Originally Published in the Los Angeles Times
Melissa Gomez - August 19, 2020
“Instead of protecting us, you tore our world apart.”
Estela Juarez read her words to President Trump on the third night of the Democratic convention as immigrants lambasted him for his policies that have upended lives of families who fear deportation or separation from their children.
“My dad thought you would protect military families. So he voted for you in 2016, Mr. President,” 11-year-old Estela read from her letter. She believed her mother would be safe from deportation because her father, a Marine, was serving their country.
“Now, my mom is gone, and she’s been taken from us for no reason at all. Every day that passes you deport more moms and dads and take them away from kids like me.”
Another family appeared at the virtual convention to tell of their life in North Carolina. The family is mixed-status — Silvia Sanchez is in the country illegally, her daughter Jessica is a recipient of the Deferred Arrivals for Childhood Arrivals, known as DACA, and daughter Lucy is a citizen.
“I work to help my community,” Jessica, 25, said, “but ever since Donald Trump was elected, all our fears have returned.”
Silvia brought Jessica, who was born with spina bifida, to the U.S. illegally in 1996, the 49-year-old mother said in a phone interview on Wednesday. Doctors gave the baby weeks to live if she didn’t seek better care, so Silvia left her home in San Luis Potosi, Mexico, and crossed the border.
“More than anything, it was to save her life,” said Silvia, who now works in construction with her husband in Charlotte.
Lucy, 28, who was born in Texas, said she plans to vote for former Vice President Joe Biden on Nov. 3.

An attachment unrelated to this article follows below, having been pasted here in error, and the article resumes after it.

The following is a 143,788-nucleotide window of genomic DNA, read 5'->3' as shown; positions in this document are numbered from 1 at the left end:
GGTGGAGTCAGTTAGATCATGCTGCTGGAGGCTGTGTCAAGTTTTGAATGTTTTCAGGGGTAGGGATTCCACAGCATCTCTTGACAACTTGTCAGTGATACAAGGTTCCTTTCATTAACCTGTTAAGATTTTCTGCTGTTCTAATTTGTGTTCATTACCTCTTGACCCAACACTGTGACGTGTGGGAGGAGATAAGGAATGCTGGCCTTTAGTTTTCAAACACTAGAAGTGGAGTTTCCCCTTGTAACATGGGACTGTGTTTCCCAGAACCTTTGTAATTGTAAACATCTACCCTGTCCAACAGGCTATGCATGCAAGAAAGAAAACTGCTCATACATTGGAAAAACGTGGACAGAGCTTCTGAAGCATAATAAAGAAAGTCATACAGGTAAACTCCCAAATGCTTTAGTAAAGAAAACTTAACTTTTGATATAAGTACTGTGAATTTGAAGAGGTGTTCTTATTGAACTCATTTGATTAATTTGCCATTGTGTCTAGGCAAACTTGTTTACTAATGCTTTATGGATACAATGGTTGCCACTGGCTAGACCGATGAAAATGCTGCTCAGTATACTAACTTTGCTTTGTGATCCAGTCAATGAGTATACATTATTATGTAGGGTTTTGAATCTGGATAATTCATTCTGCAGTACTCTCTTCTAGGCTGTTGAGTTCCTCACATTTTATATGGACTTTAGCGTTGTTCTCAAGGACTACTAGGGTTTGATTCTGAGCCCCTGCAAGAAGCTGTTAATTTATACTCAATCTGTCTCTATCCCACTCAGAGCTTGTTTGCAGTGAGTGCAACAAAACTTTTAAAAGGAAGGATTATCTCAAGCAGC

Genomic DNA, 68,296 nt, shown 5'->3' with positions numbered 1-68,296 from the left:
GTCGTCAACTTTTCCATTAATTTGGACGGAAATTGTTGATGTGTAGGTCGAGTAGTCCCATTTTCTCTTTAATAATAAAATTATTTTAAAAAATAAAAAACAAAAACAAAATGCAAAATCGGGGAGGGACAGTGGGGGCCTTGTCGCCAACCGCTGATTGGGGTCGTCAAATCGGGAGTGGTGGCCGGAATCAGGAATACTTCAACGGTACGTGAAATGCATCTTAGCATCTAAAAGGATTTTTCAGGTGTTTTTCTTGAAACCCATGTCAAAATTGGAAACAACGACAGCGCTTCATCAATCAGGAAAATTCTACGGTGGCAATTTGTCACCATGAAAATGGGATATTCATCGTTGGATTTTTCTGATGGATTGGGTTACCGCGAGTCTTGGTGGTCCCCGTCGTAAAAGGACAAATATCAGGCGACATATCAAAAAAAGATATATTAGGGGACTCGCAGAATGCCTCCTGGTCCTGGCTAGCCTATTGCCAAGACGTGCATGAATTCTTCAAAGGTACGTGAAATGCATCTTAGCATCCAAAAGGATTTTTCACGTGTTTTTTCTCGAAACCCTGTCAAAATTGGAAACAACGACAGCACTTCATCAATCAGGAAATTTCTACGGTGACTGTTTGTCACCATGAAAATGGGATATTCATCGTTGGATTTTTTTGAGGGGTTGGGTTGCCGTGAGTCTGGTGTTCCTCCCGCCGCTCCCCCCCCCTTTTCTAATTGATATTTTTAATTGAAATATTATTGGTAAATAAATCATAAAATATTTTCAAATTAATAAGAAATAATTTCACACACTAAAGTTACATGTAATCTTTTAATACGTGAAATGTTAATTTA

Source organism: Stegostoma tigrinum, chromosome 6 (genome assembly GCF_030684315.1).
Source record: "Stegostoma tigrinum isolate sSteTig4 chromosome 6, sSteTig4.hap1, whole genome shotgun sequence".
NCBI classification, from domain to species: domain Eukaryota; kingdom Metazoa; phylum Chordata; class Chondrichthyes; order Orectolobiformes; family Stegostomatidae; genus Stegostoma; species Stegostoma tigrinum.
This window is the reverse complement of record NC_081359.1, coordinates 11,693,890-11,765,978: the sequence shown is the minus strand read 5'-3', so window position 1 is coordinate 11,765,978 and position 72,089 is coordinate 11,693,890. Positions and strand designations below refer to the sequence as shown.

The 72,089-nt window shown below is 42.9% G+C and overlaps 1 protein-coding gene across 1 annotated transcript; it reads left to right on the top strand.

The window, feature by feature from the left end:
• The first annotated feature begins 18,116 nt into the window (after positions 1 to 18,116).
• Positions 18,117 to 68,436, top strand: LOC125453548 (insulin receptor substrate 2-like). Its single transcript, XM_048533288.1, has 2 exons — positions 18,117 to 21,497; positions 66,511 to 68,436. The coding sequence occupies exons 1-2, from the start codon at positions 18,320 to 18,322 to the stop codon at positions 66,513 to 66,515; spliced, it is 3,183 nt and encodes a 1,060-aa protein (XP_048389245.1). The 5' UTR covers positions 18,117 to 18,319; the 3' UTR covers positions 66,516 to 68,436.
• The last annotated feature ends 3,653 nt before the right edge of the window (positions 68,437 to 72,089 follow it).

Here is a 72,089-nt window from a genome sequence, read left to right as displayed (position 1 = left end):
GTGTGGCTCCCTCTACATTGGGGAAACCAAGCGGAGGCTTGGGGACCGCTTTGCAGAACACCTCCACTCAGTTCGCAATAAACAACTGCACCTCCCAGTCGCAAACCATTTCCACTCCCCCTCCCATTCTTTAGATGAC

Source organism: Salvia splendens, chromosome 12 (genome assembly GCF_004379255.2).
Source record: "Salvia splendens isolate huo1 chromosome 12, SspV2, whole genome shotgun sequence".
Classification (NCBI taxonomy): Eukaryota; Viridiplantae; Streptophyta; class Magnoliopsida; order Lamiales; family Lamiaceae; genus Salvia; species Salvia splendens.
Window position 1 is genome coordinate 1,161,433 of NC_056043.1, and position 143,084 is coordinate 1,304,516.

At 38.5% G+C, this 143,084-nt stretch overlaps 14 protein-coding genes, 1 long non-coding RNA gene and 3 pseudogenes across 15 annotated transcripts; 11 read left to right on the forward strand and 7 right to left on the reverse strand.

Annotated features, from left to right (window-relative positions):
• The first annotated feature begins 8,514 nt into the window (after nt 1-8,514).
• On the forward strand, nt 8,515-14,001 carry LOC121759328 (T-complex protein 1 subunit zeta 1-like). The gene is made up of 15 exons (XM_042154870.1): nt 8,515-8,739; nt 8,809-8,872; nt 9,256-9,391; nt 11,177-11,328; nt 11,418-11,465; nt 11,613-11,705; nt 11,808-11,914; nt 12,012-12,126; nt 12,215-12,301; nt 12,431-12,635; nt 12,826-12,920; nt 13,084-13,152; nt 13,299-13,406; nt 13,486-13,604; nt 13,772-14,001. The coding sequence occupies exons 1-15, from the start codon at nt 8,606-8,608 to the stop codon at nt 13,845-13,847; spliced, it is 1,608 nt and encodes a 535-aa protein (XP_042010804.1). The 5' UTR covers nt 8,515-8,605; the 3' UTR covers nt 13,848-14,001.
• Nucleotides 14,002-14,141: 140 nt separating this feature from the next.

“I’m going to vote for my mother, my sister and my daughter. I will vote for a future where all of our lives have dignity and respect,” Lucy said.
Silvia said she is confident Biden can create a pathway to citizenship for her and others like her. Although she was nervous about appearing onscreen at the convention for thousands of people to see, she said she felt it was necessary.
“This platform is important so people get to know the 11 million undocumented who are in this country,” she said.
Immigration has been a centerpiece of Trump’s administration and his reelection campaign. Biden and Trump are on nearly opposite ends of the spectrum when it comes to immigration, with Trump reshaping U.S. policy by restricting immigration through executive orders.
Biden’s platform was shaped in part by a primary contest that pushed his campaign to adopt progressive stances. He was also confronted by immigration activists during the primaries, and he later expressed remorse for President Obama’s immigration policies that resulted in the deportation of millions, including families, saying the administration “took too long to get it right.”
Biden has promised to expand protections for immigrants and overturn most of Trump’s policies. He has criticized Trump’s zero-tolerance policy, which separated thousands of families at the border. Biden has said within his first 100 days in office, he would prioritize family reunifications of those separated at the border and reinstate the DACA program, which Jessica and millions of others are hoping will provide security.
He faces a challenge that Obama also faced during his tenure — working with Congress to establish comprehensive immigration reform with a pathway to citizenship.